II. Write the outline of the text.

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II. Write the outline of the text.

NEW SCOTLAND YARD, the headquarters of the London Metropolitan Police and, by association, a name often used to denote that force. The London police force was created by an act introduced in Parliament in 1829 by the home secretary, Sir Robert Peel (hence the nicknames "bobbies" and "peelers" for policemen).

This police force replaced the Bow Street Police, a small body of paid police in London who had been organized in the mid-18th century by the novelist and magistrate Henry Fielding. The original headquarters of the new London police force were at 4 Whitehall Place, with an entrance in Great Scotland Yard, from which the name originates. (Scotland Yard was so named because it stood on the site of a medieval palace that had housed Scottish royalty when the latter were in London on visits.)

At first the new police force, like their Bow Street predecessors, encountered little cooperation from the public, and when Scotland Yard stationed its first plainclothes police agents on duty in 1842, there was a public outcry against these "spies." The police force had gradually won the trust of the London public by the time Scotland Yard set up its Criminal Investigation Department (CID) in 1878, however.

The CID was a small force of plainclothes detectives who gathered information on criminal activities. The CID was subsequently built up into the efficient investigative force that it now constitutes. It presently employs more than 1,000 detectives.

By the late 19th century, the London police headquarters at Scotland Yard had grown increasingly overcrowded, and so in 1890 a new headquarters building was completed on the Thames Embankment and named New Scotland Yard. In 1967 the headquarters were moved to a new building off Victoria Street (10 Broadway), also called New Scotland Yard.

The area supervised by the London Metropolitan Police includes all of Greater London with the exception of the City of London, which has its own separate police force. The Metropolitan Police's duties are the detection and prevention of crime, the preservation of public order, the supervision of road traffic and the licensing of public vehicles, and the organization of civil defense in case of emergency. The administrative head of Scotland Yard is the commissioner, who is appointed by the crown on the recommendation of the home secretary. Beneath the commissioner are a deputy commissioner and four assistant commissioners, each of the latter being in charge of one of Scotland Yard's four departments; administration, traffic and transport, criminal investigation (the CID), and police recruitment and training. The CID deals with all aspects of criminal investigation and comprises the criminal record office, fingerprint and photography sections, the company fraud squad, a highly mobile police unit known as the flying squad, the metropolitan police laboratory, and the detective-training school.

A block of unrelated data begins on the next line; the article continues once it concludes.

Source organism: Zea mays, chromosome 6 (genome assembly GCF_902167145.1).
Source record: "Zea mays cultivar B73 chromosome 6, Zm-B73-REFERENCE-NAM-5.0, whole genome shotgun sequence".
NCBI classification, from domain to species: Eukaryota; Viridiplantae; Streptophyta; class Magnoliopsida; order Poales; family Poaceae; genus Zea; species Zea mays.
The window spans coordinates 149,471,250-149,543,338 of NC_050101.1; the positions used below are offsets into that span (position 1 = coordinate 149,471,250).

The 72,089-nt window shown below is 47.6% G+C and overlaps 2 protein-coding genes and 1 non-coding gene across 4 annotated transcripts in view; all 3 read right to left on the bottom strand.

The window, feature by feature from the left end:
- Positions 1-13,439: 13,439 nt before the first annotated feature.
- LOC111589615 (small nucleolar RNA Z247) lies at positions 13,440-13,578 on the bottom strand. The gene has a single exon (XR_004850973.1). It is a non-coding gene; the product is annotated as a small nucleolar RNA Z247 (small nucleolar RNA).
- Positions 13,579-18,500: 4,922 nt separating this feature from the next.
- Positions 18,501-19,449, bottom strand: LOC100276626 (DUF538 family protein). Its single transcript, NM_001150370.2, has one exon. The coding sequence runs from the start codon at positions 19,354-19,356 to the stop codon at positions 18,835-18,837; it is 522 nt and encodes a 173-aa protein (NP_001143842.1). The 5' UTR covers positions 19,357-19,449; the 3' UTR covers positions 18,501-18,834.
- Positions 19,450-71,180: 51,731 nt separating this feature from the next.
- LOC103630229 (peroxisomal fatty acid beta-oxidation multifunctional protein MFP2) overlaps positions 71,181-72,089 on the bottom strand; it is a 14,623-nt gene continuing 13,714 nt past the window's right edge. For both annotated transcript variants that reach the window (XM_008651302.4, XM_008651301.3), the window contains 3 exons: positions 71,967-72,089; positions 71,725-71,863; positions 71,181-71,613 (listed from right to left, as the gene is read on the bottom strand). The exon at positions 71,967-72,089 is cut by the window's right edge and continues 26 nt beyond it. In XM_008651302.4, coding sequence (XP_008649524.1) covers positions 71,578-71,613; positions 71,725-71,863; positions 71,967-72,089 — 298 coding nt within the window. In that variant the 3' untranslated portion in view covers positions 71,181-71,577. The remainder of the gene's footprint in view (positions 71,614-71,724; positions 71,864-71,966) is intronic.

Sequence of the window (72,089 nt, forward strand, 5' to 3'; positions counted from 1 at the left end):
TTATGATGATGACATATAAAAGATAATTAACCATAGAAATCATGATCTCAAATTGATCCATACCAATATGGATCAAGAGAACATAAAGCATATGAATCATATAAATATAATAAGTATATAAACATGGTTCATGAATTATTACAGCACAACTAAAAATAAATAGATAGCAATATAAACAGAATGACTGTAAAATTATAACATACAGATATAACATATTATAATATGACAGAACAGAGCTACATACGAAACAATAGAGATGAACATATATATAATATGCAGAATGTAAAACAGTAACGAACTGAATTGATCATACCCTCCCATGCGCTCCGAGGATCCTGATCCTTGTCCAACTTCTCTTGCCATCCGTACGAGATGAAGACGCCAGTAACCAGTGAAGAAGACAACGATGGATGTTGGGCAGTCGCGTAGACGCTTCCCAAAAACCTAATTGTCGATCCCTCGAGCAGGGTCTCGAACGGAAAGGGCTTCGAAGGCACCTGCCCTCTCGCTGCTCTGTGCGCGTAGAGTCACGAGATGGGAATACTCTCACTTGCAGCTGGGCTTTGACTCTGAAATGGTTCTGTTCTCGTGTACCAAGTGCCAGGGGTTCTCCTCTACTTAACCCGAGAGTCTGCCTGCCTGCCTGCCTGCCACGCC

Scotland Yard keeps extensive files on all known criminals in the United Kingdom. It also has a special branch of police who guard visiting dignitaries, royalty, and statesmen. Finally, Scotland Yard is responsible for maintaining links between British law-enforcement agencies and Interpol. Although Scotland Yard's responsibility is limited to metropolitan police in other parts of England, particularly with regard to difficult cases, often seek London, its assistance. The Yard also assists in the training of police personnel in the countries of the Commonwealth.

Task to the text:

1. Read, translate the text with the dictionary and divide it into logical parts.

2. Make a brief outline of the text.

1. Retell the story with the help of words and the plan you’ve written out.



The Federal Bureau of Investigation (FBI) is the investigative arm of the US Department of Justice. The FBI’s investigative authority can be found in Title 28, Section 533 of the US Code. Additionally, there are other statutes, such as the Congressional Assassination, Kidnapping, and Assault Act (Title 18, US Code, Section 351), which give the FBI responsibility to investigate specific crimes.


The FBI motto is “Fidelity, Bravery, and Integrity."


The mission of the FBI is to protect and defend the United States against terrorist and foreign intelligence threats, to uphold and enforce the criminal laws of the United States, and to provide leadership and criminal justice services to federal, state, municipal, and international agencies and partners. The organization with these responsibilities has not always been called the FBI.


The FBI will strive for excellence in all aspects of its missions. In pursuing these missions and vision, the FBI and its employees will be true to, and exemplify, the following core values:

• Adherence to the rule of law and the rights conferred to all under the United States Constitution;
• Integrity through everyday ethical behavior;